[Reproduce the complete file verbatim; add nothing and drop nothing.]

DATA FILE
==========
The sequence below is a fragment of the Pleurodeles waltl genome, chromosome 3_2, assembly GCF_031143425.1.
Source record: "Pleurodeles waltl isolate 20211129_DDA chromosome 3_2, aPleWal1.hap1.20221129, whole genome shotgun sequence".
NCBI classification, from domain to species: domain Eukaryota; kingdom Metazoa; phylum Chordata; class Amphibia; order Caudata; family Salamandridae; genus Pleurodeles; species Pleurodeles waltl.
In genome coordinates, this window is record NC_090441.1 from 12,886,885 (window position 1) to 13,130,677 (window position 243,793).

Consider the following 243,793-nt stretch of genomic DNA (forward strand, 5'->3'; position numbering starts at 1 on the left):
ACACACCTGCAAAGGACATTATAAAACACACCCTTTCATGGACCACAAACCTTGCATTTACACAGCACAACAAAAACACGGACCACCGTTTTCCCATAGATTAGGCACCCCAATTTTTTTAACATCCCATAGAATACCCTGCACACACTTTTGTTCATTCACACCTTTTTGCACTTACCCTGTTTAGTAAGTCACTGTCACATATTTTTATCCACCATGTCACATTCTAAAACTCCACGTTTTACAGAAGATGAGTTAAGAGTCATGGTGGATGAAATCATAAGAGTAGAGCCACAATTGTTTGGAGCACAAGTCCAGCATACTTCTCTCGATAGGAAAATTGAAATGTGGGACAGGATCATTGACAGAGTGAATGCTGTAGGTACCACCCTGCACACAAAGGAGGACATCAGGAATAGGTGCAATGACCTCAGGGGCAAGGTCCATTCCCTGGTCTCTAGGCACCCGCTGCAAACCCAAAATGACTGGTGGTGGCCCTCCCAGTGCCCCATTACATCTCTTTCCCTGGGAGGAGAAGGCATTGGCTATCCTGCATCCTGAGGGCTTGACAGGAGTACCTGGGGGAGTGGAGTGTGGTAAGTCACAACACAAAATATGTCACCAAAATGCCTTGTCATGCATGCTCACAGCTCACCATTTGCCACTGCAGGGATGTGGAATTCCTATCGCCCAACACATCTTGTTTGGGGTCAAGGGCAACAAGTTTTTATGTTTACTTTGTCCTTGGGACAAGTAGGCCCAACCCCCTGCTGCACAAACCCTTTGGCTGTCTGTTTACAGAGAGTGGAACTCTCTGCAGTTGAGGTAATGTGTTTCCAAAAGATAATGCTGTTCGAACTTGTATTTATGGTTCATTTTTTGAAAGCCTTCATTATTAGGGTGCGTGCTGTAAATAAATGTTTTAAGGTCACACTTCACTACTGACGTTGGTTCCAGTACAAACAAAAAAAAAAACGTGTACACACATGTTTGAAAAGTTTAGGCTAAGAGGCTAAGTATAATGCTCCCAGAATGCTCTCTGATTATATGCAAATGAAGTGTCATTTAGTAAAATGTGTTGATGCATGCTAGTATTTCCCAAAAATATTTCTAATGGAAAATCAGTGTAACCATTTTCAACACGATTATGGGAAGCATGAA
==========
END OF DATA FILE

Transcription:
The sequence below is a fragment of the Pleurodeles waltl genome, chromosome 3_2, assembly GCF_031143425.1.
Source record: "Pleurodeles waltl isolate 20211129_DDA chromosome 3_2, aPleWal1.hap1.20221129, whole genome shotgun sequence".
NCBI classification, from domain to species: domain Eukaryota; kingdom Metazoa; phylum Chordata; class Amphibia; order Caudata; family Salamandridae; genus Pleurodeles; species Pleurodeles waltl.
In genome coordinates, this window is record NC_090441.1 from 12,886,885 (window position 1) to 13,130,677 (window position 243,793).

Consider the following 243,793-nt stretch of genomic DNA (forward strand, 5'->3'; position numbering starts at 1 on the left):
ACACACCTGCAAAGGACATTATAAAACACACCCTTTCATGGACCACAAACCTTGCATTTACACAGCACAACAAAAACACGGACCACCGTTTTCCCATAGATTAGGCACCCCAATTTTTTTAACATCCCATAGAATACCCTGCACACACTTTTGTTCATTCACACCTTTTTGCACTTACCCTGTTTAGTAAGTCACTGTCACATATTTTTATCCACCATGTCACATTCTAAAACTCCACGTTTTACAGAAGATGAGTTAAGAGTCATGGTGGATGAAATCATAAGAGTAGAGCCACAATTGTTTGGAGCACAAGTCCAGCATACTTCTCTCGATAGGAAAATTGAAATGTGGGACAGGATCATTGACAGAGTGAATGCTGTAGGTACCACCCTGCACACAAAGGAGGACATCAGGAATAGGTGCAATGACCTCAGGGGCAAGGTCCATTCCCTGGTCTCTAGGCACCCGCTGCAAACCCAAAATGACTGGTGGTGGCCCTCCCAGTGCCCCATTACATCTCTTTCCCTGGGAGGAGAAGGCATTGGCTATCCTGCATCCTGAGGGCTTGACAGGAGTACCTGGGGGAGTGGAGTGTGGTAAGTCACAACACAAAATATGTCACCAAAATGCCTTGTCATGCATGCTCACAGCTCACCATTTGCCACTGCAGGGATGTGGAATTCCTATCGCCCAACACATCTTGTTTGGGGTCAAGGGCAACAAGTTTTTATGTTTACTTTGTCCTTGGGACAAGTAGGCCCAACCCCCTGCTGCACAAACCCTTTGGCTGTCTGTTTACAGAGAGTGGAACTCTCTGCAGTTGAGGTAATGTGTTTCCAAAAGATAATGCTGTTCGAACTTGTATTTATGGTTCATTTTTTGAAAGCCTTCATTATTAGGGTGCGTGCTGTAAATAAATGTTTTAAGGTCACACTTCACTACTGACGTTGGTTCCAGTACAAACAAAAAAAAAAACGTGTACACACATGTTTGAAAAGTTTAGGCTAAGAGGCTAAGTATAATGCTCCCAGAATGCTCTCTGATTATATGCAAATGAAGTGTCATTTAGTAAAATGTGTTGATGCATGCTAGTATTTCCCAAAAATATTTCTAATGGAAAATCAGTGTAACCATTTTCAACACGATTATGGGAAGCATGAA